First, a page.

Direct-to-consumer brands aren’t so direct anymore

Discussion
Source: Walmart
Aug 23, 2019
Matthew Stern

One of the major developments in retail over the past few years has been direct-to-consumer brands opening stores to leverage the advantages of brick-and-mortar. Recent research, however, reveals that in the CPG space, direct-to-consumer brands are going wholesale rather than opening their own locations. 

RetailWire BrainTrust members Ken Cassar, vice president of research at Shoptalk, and Carol Spieckerman, president of Spieckerman Retail, discussed the findings of a new study in a BrainTrust Live session yesterday. Mr. Cassar started off the discussion with the surprising statistic that while 18 percent of the top 50 direct-to-consumer CPG brands now have stores, 60 percent of direct-to-consumer CPG brands have wholesale relationships with mass retailers, both online only, like Amazon.com or brick-and-mortar, like Target and Walmart.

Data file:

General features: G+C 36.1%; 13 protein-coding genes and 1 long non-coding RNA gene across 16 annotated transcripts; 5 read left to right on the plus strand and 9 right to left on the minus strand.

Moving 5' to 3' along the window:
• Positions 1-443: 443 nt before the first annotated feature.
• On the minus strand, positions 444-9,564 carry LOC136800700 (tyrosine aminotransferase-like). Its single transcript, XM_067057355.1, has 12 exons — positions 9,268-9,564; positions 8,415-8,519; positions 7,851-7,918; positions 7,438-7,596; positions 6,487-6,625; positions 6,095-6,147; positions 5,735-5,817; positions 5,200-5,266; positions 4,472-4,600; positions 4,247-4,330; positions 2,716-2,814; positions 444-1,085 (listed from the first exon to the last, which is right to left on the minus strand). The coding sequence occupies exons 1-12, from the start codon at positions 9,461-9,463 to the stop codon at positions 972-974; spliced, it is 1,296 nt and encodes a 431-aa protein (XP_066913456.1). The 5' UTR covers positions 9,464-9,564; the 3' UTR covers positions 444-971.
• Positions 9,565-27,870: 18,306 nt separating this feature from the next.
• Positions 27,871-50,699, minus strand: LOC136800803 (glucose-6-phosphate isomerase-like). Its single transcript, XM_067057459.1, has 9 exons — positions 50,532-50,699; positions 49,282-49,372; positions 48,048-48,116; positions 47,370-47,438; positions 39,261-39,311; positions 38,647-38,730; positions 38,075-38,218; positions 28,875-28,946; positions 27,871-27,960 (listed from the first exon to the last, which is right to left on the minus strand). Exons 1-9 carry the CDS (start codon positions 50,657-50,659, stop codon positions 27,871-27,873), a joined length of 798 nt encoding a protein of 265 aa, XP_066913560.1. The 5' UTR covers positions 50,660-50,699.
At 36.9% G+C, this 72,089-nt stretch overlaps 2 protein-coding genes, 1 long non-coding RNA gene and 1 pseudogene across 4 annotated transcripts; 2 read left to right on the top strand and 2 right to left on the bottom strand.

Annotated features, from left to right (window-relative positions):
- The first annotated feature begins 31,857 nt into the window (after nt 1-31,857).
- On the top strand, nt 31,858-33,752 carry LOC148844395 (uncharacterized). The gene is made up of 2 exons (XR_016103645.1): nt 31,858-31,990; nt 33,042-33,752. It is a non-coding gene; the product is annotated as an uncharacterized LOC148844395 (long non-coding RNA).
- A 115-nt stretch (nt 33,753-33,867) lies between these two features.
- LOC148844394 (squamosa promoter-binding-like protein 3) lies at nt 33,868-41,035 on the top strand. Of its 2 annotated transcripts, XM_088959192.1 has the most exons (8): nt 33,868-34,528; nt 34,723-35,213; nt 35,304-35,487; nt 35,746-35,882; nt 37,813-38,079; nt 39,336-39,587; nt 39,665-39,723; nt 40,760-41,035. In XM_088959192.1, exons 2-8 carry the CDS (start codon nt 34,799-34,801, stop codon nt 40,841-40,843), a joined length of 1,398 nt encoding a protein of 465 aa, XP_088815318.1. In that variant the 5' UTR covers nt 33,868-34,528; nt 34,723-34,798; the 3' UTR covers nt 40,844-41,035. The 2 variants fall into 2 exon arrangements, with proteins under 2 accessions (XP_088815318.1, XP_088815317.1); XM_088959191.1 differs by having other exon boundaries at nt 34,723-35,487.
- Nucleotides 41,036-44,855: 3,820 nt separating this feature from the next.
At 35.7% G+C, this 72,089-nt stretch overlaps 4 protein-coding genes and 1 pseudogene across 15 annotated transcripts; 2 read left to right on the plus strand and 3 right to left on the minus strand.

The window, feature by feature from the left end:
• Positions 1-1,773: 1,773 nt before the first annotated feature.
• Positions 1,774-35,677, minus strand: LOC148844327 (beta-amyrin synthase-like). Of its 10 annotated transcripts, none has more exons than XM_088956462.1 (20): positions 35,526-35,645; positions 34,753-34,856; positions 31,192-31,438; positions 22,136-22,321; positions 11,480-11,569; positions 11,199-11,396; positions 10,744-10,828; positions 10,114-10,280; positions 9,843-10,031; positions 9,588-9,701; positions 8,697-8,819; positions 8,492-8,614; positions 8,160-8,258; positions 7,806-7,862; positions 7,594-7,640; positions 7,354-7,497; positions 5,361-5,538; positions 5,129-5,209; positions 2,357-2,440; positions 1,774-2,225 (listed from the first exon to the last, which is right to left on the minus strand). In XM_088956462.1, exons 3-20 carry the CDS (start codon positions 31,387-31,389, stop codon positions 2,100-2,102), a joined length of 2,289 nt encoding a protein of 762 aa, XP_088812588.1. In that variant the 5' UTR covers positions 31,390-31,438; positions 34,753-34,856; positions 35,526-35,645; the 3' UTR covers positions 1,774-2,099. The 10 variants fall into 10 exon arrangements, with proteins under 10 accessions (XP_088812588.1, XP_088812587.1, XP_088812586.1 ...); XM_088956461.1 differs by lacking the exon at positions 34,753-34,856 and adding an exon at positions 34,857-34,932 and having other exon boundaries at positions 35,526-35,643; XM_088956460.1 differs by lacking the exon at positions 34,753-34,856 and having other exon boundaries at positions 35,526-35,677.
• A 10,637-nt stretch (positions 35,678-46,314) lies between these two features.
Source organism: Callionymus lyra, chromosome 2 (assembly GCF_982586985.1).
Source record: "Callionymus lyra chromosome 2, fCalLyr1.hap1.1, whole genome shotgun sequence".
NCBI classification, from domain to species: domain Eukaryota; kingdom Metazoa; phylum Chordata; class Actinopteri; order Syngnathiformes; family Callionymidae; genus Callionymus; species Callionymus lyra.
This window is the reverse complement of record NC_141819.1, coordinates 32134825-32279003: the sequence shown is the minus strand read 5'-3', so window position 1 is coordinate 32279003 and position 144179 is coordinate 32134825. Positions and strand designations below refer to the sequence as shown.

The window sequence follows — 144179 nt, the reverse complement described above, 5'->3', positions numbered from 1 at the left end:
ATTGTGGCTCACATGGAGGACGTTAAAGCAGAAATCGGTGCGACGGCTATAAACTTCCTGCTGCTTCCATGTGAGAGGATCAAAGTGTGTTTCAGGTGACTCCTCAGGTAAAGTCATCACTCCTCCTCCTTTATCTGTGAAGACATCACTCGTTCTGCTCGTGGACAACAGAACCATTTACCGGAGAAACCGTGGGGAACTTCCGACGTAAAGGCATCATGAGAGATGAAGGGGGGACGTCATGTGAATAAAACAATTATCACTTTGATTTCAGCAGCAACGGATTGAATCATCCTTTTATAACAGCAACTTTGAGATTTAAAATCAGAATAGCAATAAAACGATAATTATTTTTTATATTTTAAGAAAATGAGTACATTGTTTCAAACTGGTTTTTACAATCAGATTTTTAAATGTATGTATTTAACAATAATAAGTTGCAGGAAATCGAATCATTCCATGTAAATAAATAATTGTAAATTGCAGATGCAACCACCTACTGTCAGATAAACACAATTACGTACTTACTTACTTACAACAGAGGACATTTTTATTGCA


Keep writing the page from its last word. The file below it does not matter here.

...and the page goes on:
Ms. Spieckerman detailed a change in thinking on the part of digital native brands, from selling direct-to-consumer only, to acknowledging the importance of physical stores, to recognizing the importance of leveraging multiple business models.

“It does mark an under-the-radar shift that’s happening, to scale these brands through wholesale relationships rather than just through owned retail,” Ms. Spieckerman said. “… Retailers and brand marketers are scaling now through business model diversification … If before it was sort of accidental where it seemed like they were stumbling into these other business models, I think now it’s going to start to become a lot more intentional. They’re going to start planning this diversification in early stages.”